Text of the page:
Joris Laarman Lab: Gradients presents new and recent works spanning four years of cutting-edge experimentation in the Amsterdam-based Lab. Gradients is Laarman’s second solo exhibition at Kukje Gallery, following his celebrated debut in 2011.
The installation allows audiences to encounter a broad range of his work, framing both his skills in design and engineering as well as his visionary aesthetic. Works are presented alongside related videos, sketches, and renderings that illustrate Joris Laarman Lab’s commitment to experimentation and innovative creative processes. This is Laarman’s first gallery exhibition since his inclusion in the acclaimed inaugural Triennial at the National Gallery of Victoria in Melbourne, Australia and since the start of the traveling retrospective, Joris Laarman Lab: Design in the Digital Age. Laarman’s comprehensive retrospective will travel to the Museum of Fine Arts, Houston, in late June 2018 and was previously on view at the Groninger Museum, the Netherlands; the High Museum of Art, Atlanta; and the Cooper Hewitt Smithsonian Design Museum, New York.
Gradients is comprised of works from Joris Laarman Lab’s recent series, including Microstructures, Dragon, Maker, and Gradient Screen. The Microstructures series is conceptually based on 3D gradient patterning and explores the use of pioneering 3D printing technology at the scale of furniture. Each work is made up of cells that vary in form, size, or function. For the Dragon Bench and Gradient Screen, the Lab developed a revolutionary large scale metal printing tool, the MX3D metal printer, enabling them to create unprecedented sculptural works by drawing complex curved lines and surfaces in mid-air that were previously not feasible. The Dragon Bench sculptures are now in museum collections around the world, but also serve as a conceptual framework for much larger architecture and infrastructure projects like the Lab’s first 3D-printed stainless steel bridge— to be completed later this year. Laarman’s Maker series are built from parametric parts that are engineered to build furniture in complex organic forms and patterns from materials like solid wood. The Maker series has been included in over a dozen institutional collections and exhibitions to date.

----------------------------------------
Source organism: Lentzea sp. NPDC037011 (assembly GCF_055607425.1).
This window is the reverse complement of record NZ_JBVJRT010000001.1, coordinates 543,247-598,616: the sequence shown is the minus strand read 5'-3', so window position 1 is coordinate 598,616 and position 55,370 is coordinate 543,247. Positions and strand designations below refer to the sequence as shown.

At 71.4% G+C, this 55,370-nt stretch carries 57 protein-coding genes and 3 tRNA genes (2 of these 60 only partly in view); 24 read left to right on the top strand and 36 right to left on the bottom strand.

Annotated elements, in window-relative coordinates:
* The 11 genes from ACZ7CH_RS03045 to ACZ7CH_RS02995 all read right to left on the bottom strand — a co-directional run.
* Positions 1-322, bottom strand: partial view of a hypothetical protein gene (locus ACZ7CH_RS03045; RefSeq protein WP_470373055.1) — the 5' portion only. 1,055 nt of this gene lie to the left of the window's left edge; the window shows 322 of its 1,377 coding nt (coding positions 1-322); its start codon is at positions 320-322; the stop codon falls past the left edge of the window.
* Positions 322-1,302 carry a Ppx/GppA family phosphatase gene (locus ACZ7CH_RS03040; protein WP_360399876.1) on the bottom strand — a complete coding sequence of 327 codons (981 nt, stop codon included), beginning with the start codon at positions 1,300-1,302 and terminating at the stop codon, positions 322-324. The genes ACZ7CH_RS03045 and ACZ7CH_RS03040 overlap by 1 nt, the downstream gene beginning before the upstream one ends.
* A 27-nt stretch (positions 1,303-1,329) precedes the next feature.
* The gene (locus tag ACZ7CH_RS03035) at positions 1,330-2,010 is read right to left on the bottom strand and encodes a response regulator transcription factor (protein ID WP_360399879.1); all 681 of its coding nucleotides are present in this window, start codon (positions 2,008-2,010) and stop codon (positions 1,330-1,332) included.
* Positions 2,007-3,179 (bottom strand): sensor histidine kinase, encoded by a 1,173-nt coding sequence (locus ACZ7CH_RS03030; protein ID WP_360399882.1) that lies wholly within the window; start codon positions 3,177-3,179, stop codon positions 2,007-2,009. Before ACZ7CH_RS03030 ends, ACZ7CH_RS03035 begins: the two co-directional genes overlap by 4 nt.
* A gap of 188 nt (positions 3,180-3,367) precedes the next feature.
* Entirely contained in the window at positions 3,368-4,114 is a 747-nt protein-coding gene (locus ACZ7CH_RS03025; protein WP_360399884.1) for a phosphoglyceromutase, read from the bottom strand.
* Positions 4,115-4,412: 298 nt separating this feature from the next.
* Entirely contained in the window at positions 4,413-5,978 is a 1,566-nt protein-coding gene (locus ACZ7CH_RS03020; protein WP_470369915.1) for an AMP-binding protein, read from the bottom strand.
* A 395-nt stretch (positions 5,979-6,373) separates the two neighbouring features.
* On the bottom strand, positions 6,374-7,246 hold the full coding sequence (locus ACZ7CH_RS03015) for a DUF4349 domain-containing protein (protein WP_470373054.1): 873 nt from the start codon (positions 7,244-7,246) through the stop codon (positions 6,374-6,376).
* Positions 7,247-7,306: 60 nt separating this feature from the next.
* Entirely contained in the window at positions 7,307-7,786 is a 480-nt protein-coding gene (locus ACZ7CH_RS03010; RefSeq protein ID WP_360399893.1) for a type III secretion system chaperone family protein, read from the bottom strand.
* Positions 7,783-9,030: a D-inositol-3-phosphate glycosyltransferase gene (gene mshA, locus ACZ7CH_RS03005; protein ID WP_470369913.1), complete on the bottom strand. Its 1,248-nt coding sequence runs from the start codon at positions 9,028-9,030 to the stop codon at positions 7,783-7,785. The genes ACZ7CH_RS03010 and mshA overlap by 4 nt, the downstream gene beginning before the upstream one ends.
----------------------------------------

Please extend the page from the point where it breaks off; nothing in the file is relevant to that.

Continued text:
On view for the first time is a new installation of Turing Tables, named after the seminal mathematician Alan Turing. Near the end of his life, Turing wrote his first and last paper on biology and chemistry, detailing how a type of chemical reaction ought to produce many patterns seen in nature. In the following decades, scientists have been able to prove many of his postulates, discovering many of the stripes, spirals, and whorls—so-called Turing Patterns—throughout the natural world. This has led many to think that Turing Patterns may actually extend to ecosystems, even to galaxies. The installation will center around a group of unique tables made of bronze and stainless steel and produced using the MX3D printing robots. The Turing Tables’ computationally-generated aesthetics are pushing the boundaries of known applicable technology.
Joris Laarman was born in the Netherlands in 1979, and graduated cum laude from the Design Academy Eindhoven in 2003. Founded in 2004, the Lab is a multidisciplinary hub of scientists, engineers, programmers, and craftspeople who explore the possibilities of design through research, experimentation, and groundbreaking technology. They are pioneers in a field where design, technology, science, and art meet. Laarman’s work has been exhibited internationally and can be found in major collections worldwide including the Centre Pompidou, Paris; the Museum of Modern Art, New York; and the Rijksmuseum, Amsterdam. He has also received numerous awards including Wallpaper’s “Young Designer of the Year” in 2004 and “Innovator of the Year” by the Wall Street Journal in 2011. Laarman currently lives and works in the Netherlands.